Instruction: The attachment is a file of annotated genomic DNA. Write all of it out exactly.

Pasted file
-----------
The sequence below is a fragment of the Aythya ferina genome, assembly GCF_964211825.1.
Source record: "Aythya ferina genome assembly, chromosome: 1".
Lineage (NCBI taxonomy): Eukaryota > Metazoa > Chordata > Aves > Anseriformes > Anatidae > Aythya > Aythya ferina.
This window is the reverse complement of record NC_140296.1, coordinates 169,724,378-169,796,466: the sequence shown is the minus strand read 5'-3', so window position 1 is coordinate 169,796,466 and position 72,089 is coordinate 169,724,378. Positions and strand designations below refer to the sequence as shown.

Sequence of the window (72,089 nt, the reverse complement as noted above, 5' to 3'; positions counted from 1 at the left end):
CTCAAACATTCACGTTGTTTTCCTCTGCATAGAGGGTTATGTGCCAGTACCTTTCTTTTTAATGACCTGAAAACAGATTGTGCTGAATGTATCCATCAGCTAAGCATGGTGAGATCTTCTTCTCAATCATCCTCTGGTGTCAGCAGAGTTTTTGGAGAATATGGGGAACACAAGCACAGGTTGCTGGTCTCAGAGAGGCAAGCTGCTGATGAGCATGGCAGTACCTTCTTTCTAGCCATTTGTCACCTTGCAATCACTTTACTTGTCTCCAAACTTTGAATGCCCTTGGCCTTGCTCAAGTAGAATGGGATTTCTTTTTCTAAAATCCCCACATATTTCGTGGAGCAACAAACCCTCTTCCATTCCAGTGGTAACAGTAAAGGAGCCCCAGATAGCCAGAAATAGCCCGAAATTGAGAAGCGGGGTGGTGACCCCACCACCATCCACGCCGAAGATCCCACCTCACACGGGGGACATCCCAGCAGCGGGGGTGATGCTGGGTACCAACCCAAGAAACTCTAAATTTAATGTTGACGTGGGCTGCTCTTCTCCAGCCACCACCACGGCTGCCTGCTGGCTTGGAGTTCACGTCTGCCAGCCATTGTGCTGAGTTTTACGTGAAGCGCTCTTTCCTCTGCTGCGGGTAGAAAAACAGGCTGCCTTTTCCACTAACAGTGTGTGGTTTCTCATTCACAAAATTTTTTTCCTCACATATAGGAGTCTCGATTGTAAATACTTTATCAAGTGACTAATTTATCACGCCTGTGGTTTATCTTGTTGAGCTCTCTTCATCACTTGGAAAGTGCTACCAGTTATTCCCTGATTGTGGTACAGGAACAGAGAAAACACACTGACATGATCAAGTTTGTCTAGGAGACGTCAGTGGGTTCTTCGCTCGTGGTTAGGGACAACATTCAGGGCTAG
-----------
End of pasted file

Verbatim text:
The sequence below is a fragment of the Aythya ferina genome, assembly GCF_964211825.1.
Source record: "Aythya ferina genome assembly, chromosome: 1".
Lineage (NCBI taxonomy): Eukaryota > Metazoa > Chordata > Aves > Anseriformes > Anatidae > Aythya > Aythya ferina.
This window is the reverse complement of record NC_140296.1, coordinates 169,724,378-169,796,466: the sequence shown is the minus strand read 5'-3', so window position 1 is coordinate 169,796,466 and position 72,089 is coordinate 169,724,378. Positions and strand designations below refer to the sequence as shown.

Sequence of the window (72,089 nt, the reverse complement as noted above, 5' to 3'; positions counted from 1 at the left end):
CTCAAACATTCACGTTGTTTTCCTCTGCATAGAGGGTTATGTGCCAGTACCTTTCTTTTTAATGACCTGAAAACAGATTGTGCTGAATGTATCCATCAGCTAAGCATGGTGAGATCTTCTTCTCAATCATCCTCTGGTGTCAGCAGAGTTTTTGGAGAATATGGGGAACACAAGCACAGGTTGCTGGTCTCAGAGAGGCAAGCTGCTGATGAGCATGGCAGTACCTTCTTTCTAGCCATTTGTCACCTTGCAATCACTTTACTTGTCTCCAAACTTTGAATGCCCTTGGCCTTGCTCAAGTAGAATGGGATTTCTTTTTCTAAAATCCCCACATATTTCGTGGAGCAACAAACCCTCTTCCATTCCAGTGGTAACAGTAAAGGAGCCCCAGATAGCCAGAAATAGCCCGAAATTGAGAAGCGGGGTGGTGACCCCACCACCATCCACGCCGAAGATCCCACCTCACACGGGGGACATCCCAGCAGCGGGGGTGATGCTGGGTACCAACCCAAGAAACTCTAAATTTAATGTTGACGTGGGCTGCTCTTCTCCAGCCACCACCACGGCTGCCTGCTGGCTTGGAGTTCACGTCTGCCAGCCATTGTGCTGAGTTTTACGTGAAGCGCTCTTTCCTCTGCTGCGGGTAGAAAAACAGGCTGCCTTTTCCACTAACAGTGTGTGGTTTCTCATTCACAAAATTTTTTTCCTCACATATAGGAGTCTCGATTGTAAATACTTTATCAAGTGACTAATTTATCACGCCTGTGGTTTATCTTGTTGAGCTCTCTTCATCACTTGGAAAGTGCTACCAGTTATTCCCTGATTGTGGTACAGGAACAGAGAAAACACACTGACATGATCAAGTTTGTCTAGGAGACGTCAGTGGGTTCTTCGCTCGTGGTTAGGGACAACATTCAGGGCTAG